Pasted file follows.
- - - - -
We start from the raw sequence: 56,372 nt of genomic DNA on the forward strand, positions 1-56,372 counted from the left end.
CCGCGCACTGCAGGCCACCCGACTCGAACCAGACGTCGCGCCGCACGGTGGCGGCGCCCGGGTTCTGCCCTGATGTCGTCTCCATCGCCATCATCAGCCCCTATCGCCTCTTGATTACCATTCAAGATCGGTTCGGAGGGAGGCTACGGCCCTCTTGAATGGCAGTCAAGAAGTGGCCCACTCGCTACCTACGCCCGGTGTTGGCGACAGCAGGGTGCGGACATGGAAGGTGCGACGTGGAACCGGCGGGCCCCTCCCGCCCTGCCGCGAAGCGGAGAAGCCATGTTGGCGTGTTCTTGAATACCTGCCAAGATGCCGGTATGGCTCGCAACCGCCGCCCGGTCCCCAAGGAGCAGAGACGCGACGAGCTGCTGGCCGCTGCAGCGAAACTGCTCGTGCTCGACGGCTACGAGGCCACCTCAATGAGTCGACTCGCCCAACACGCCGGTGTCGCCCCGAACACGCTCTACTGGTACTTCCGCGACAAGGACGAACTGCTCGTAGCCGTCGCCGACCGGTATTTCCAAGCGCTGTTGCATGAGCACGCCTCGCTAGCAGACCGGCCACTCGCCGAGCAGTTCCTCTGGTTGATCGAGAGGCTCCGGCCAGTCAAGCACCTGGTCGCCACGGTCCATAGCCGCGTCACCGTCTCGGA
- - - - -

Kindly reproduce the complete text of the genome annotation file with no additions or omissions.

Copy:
We start from the raw sequence: 56,372 nt of genomic DNA on the forward strand, positions 1-56,372 counted from the left end.
CCGCGCACTGCAGGCCACCCGACTCGAACCAGACGTCGCGCCGCACGGTGGCGGCGCCCGGGTTCTGCCCTGATGTCGTCTCCATCGCCATCATCAGCCCCTATCGCCTCTTGATTACCATTCAAGATCGGTTCGGAGGGAGGCTACGGCCCTCTTGAATGGCAGTCAAGAAGTGGCCCACTCGCTACCTACGCCCGGTGTTGGCGACAGCAGGGTGCGGACATGGAAGGTGCGACGTGGAACCGGCGGGCCCCTCCCGCCCTGCCGCGAAGCGGAGAAGCCATGTTGGCGTGTTCTTGAATACCTGCCAAGATGCCGGTATGGCTCGCAACCGCCGCCCGGTCCCCAAGGAGCAGAGACGCGACGAGCTGCTGGCCGCTGCAGCGAAACTGCTCGTGCTCGACGGCTACGAGGCCACCTCAATGAGTCGACTCGCCCAACACGCCGGTGTCGCCCCGAACACGCTCTACTGGTACTTCCGCGACAAGGACGAACTGCTCGTAGCCGTCGCCGACCGGTATTTCCAAGCGCTGTTGCATGAGCACGCCTCGCTAGCAGACCGGCCACTCGCCGAGCAGTTCCTCTGGTTGATCGAGAGGCTCCGGCCAGTCAAGCACCTGGTCGCCACGGTCCATAGCCGCGTCACCGTCTCGGA